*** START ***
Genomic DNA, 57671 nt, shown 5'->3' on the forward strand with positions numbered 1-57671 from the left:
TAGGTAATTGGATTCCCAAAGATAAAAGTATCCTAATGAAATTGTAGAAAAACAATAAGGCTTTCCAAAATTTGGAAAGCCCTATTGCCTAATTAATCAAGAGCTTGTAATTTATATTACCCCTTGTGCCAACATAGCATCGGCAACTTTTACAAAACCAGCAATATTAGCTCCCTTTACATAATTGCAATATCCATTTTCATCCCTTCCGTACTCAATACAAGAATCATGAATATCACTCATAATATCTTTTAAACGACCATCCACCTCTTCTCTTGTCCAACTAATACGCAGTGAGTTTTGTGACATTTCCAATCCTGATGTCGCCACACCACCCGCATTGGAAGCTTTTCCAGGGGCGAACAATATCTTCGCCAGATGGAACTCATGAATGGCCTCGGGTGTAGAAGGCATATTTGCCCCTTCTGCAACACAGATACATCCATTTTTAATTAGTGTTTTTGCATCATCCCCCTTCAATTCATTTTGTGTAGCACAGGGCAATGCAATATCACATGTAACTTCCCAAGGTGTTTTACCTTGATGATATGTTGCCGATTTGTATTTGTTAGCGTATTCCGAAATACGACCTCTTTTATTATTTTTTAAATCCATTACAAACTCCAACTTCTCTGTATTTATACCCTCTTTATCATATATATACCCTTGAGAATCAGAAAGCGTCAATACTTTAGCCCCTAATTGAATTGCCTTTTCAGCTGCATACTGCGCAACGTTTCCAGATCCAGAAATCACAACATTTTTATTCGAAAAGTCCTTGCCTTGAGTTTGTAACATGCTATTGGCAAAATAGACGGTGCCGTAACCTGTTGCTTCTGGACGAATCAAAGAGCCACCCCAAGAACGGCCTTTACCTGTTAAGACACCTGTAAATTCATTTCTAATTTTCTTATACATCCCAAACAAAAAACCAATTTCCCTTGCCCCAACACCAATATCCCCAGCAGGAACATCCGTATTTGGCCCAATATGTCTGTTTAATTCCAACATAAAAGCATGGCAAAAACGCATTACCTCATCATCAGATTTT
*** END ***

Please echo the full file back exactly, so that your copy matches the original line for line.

Genomic DNA, 57671 nt, shown 5'->3' on the forward strand with positions numbered 1-57671 from the left:
TAGGTAATTGGATTCCCAAAGATAAAAGTATCCTAATGAAATTGTAGAAAAACAATAAGGCTTTCCAAAATTTGGAAAGCCCTATTGCCTAATTAATCAAGAGCTTGTAATTTATATTACCCCTTGTGCCAACATAGCATCGGCAACTTTTACAAAACCAGCAATATTAGCTCCCTTTACATAATTGCAATATCCATTTTCATCCCTTCCGTACTCAATACAAGAATCATGAATATCACTCATAATATCTTTTAAACGACCATCCACCTCTTCTCTTGTCCAACTAATACGCAGTGAGTTTTGTGACATTTCCAATCCTGATGTCGCCACACCACCCGCATTGGAAGCTTTTCCAGGGGCGAACAATATCTTCGCCAGATGGAACTCATGAATGGCCTCGGGTGTAGAAGGCATATTTGCCCCTTCTGCAACACAGATACATCCATTTTTAATTAGTGTTTTTGCATCATCCCCCTTCAATTCATTTTGTGTAGCACAGGGCAATGCAATATCACATGTAACTTCCCAAGGTGTTTTACCTTGATGATATGTTGCCGATTTGTATTTGTTAGCGTATTCCGAAATACGACCTCTTTTATTATTTTTTAAATCCATTACAAACTCCAACTTCTCTGTATTTATACCCTCTTTATCATATATATACCCTTGAGAATCAGAAAGCGTCAATACTTTAGCCCCTAATTGAATTGCCTTTTCAGCTGCATACTGCGCAACGTTTCCAGATCCAGAAATCACAACATTTTTATTCGAAAAGTCCTTGCCTTGAGTTTGTAACATGCTATTGGCAAAATAGACGGTGCCGTAACCTGTTGCTTCTGGACGAATCAAAGAGCCACCCCAAGAACGGCCTTTACCTGTTAAGACACCTGTAAATTCATTTCTAATTTTCTTATACATCCCAAACAAAAAACCAATTTCCCTTGCCCCAACACCAATATCCCCAGCAGGAACATCCGTATTTGGCCCAATATGTCTGTTTAATTCCAACATAAAAGCATGGCAAAAACGCATTACCTCATCATCAGATTTT